An albatross named Wisdom continues to amaze wildlife experts as the world’s oldest known breeding bird in the wild.
Wisdom is a Laysan albatross that nests on the Midway Atoll in the Pacific Ocean. Her age? About 67 years old.
Wisdom was first banded by wildlife researchers on the Midway Atoll all the way back in 1956. Researchers estimated her age to be five years old at the time making the year of her birth 1951.
Since 2002, she has returned to Midway with her mate, Akeakamai, almost every year. Since Albatrosses are monogamous and have the same mate for life, researchers speculate that Akeakamai could be her second or third “husband” due to her advanced age.
In December, Akeakamai was spotted by US Fish and Wildlife Services (USFWS) nesting on the island. Last week, Wisdom returned to the nest and is now incubating an egg.
“An albatross egg is important to the overall albatross population,” said Bob Beyton, USFWS project leader for the Midway Atoll Refuge.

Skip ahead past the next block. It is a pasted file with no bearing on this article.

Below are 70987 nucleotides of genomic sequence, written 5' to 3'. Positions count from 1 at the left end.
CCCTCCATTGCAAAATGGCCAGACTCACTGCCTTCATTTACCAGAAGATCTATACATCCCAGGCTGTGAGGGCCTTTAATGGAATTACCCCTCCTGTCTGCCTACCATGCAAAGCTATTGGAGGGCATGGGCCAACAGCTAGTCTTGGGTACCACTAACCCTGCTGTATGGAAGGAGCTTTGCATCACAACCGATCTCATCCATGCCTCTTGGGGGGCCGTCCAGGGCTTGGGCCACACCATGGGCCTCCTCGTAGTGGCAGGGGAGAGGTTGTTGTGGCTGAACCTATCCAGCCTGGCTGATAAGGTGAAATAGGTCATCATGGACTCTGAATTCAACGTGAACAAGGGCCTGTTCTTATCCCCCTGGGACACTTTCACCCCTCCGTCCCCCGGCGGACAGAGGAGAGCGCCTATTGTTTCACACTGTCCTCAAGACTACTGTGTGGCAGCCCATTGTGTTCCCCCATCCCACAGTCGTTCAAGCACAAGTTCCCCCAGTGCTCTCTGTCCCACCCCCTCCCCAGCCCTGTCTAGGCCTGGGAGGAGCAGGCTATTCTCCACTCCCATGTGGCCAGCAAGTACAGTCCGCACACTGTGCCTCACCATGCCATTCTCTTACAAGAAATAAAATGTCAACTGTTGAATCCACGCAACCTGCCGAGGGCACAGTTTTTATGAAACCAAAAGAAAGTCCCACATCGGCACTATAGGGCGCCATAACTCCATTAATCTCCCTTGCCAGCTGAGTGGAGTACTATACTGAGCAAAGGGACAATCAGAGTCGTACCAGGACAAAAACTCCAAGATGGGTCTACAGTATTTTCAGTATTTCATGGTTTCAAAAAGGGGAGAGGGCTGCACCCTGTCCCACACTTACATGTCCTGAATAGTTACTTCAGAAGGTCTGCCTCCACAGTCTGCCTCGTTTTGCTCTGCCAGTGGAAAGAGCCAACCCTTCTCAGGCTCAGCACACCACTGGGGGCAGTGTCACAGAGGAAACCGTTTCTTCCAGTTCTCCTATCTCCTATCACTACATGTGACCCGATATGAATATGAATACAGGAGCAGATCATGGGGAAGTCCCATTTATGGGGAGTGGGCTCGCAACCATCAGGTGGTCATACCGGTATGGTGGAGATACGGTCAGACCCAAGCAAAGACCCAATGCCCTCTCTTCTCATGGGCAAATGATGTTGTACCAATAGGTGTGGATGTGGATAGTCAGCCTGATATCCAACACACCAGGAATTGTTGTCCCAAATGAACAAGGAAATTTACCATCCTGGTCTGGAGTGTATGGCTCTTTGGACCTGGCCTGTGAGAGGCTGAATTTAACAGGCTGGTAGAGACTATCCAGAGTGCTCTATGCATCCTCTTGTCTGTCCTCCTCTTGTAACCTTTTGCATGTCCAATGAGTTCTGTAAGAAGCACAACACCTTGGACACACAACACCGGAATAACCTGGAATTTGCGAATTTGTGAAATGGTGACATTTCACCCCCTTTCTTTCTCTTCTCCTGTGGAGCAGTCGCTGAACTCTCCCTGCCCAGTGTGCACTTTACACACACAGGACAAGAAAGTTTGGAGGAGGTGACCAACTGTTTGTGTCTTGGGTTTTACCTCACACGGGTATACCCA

“If you consider that albatross don’t always lay an egg each year and when they do, they only raise one chick at a time–each egg is tremendously important in maintaining the survival of the colony,” he continued.
This latest egg is estimated to be Wisdom’s 35-40th chick. For a threatened species, Wisdom’s offspring have been vital to the survival of the Laysan albatross.
Since she was tagged in 1956, Wisdom has flown over three million miles. Over that time, researchers have had to replace her tag six times.
The Midway Atoll is a predator-free island, making it a safe haven for more than three million seabirds.
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